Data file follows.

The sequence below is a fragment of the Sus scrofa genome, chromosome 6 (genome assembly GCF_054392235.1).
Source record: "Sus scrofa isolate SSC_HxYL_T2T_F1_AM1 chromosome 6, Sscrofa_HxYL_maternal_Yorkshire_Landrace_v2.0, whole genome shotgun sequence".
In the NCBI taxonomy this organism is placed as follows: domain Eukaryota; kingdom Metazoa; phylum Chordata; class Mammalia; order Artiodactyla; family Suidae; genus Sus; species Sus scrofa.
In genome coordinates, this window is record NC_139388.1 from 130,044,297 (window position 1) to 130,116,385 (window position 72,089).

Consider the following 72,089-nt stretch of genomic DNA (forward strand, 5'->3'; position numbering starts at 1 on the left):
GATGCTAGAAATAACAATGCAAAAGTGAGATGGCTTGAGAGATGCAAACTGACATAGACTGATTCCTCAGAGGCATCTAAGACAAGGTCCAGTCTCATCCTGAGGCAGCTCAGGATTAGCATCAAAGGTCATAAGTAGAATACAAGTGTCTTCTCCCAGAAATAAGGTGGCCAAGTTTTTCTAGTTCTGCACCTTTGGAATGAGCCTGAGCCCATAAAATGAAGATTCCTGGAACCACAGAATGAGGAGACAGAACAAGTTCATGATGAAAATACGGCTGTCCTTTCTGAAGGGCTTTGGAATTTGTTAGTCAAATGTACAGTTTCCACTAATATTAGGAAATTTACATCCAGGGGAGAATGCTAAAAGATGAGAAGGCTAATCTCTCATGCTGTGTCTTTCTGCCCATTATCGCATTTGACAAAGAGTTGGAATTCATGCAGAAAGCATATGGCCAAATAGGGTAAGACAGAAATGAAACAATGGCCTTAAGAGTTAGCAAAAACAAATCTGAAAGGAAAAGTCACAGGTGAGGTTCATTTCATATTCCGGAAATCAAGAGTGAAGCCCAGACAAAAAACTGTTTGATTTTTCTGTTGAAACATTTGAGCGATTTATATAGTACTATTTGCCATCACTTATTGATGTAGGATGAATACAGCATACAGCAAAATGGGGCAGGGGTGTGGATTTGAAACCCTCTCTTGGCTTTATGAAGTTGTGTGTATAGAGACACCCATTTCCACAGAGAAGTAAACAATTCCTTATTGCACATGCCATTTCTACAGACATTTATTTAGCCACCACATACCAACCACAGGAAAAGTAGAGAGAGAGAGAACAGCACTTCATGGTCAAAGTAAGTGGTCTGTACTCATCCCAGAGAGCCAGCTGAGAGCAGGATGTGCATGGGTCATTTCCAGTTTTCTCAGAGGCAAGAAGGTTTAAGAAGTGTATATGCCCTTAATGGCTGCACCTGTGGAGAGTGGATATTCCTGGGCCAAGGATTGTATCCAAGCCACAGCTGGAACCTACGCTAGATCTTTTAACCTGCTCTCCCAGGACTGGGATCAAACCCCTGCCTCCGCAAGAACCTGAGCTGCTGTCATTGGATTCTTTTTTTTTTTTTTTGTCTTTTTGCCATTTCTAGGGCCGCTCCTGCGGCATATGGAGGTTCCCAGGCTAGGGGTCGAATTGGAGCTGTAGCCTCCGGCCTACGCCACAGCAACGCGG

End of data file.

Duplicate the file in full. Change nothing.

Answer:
The sequence below is a fragment of the Sus scrofa genome, chromosome 6 (genome assembly GCF_054392235.1).
Source record: "Sus scrofa isolate SSC_HxYL_T2T_F1_AM1 chromosome 6, Sscrofa_HxYL_maternal_Yorkshire_Landrace_v2.0, whole genome shotgun sequence".
In the NCBI taxonomy this organism is placed as follows: domain Eukaryota; kingdom Metazoa; phylum Chordata; class Mammalia; order Artiodactyla; family Suidae; genus Sus; species Sus scrofa.
In genome coordinates, this window is record NC_139388.1 from 130,044,297 (window position 1) to 130,116,385 (window position 72,089).

Consider the following 72,089-nt stretch of genomic DNA (forward strand, 5'->3'; position numbering starts at 1 on the left):
GATGCTAGAAATAACAATGCAAAAGTGAGATGGCTTGAGAGATGCAAACTGACATAGACTGATTCCTCAGAGGCATCTAAGACAAGGTCCAGTCTCATCCTGAGGCAGCTCAGGATTAGCATCAAAGGTCATAAGTAGAATACAAGTGTCTTCTCCCAGAAATAAGGTGGCCAAGTTTTTCTAGTTCTGCACCTTTGGAATGAGCCTGAGCCCATAAAATGAAGATTCCTGGAACCACAGAATGAGGAGACAGAACAAGTTCATGATGAAAATACGGCTGTCCTTTCTGAAGGGCTTTGGAATTTGTTAGTCAAATGTACAGTTTCCACTAATATTAGGAAATTTACATCCAGGGGAGAATGCTAAAAGATGAGAAGGCTAATCTCTCATGCTGTGTCTTTCTGCCCATTATCGCATTTGACAAAGAGTTGGAATTCATGCAGAAAGCATATGGCCAAATAGGGTAAGACAGAAATGAAACAATGGCCTTAAGAGTTAGCAAAAACAAATCTGAAAGGAAAAGTCACAGGTGAGGTTCATTTCATATTCCGGAAATCAAGAGTGAAGCCCAGACAAAAAACTGTTTGATTTTTCTGTTGAAACATTTGAGCGATTTATATAGTACTATTTGCCATCACTTATTGATGTAGGATGAATACAGCATACAGCAAAATGGGGCAGGGGTGTGGATTTGAAACCCTCTCTTGGCTTTATGAAGTTGTGTGTATAGAGACACCCATTTCCACAGAGAAGTAAACAATTCCTTATTGCACATGCCATTTCTACAGACATTTATTTAGCCACCACATACCAACCACAGGAAAAGTAGAGAGAGAGAGAACAGCACTTCATGGTCAAAGTAAGTGGTCTGTACTCATCCCAGAGAGCCAGCTGAGAGCAGGATGTGCATGGGTCATTTCCAGTTTTCTCAGAGGCAAGAAGGTTTAAGAAGTGTATATGCCCTTAATGGCTGCACCTGTGGAGAGTGGATATTCCTGGGCCAAGGATTGTATCCAAGCCACAGCTGGAACCTACGCTAGATCTTTTAACCTGCTCTCCCAGGACTGGGATCAAACCCCTGCCTCCGCAAGAACCTGAGCTGCTGTCATTGGATTCTTTTTTTTTTTTTTTGTCTTTTTGCCATTTCTAGGGCCGCTCCTGCGGCATATGGAGGTTCCCAGGCTAGGGGTCGAATTGGAGCTGTAGCCTCCGGCCTACGCCACAGCAACGCGG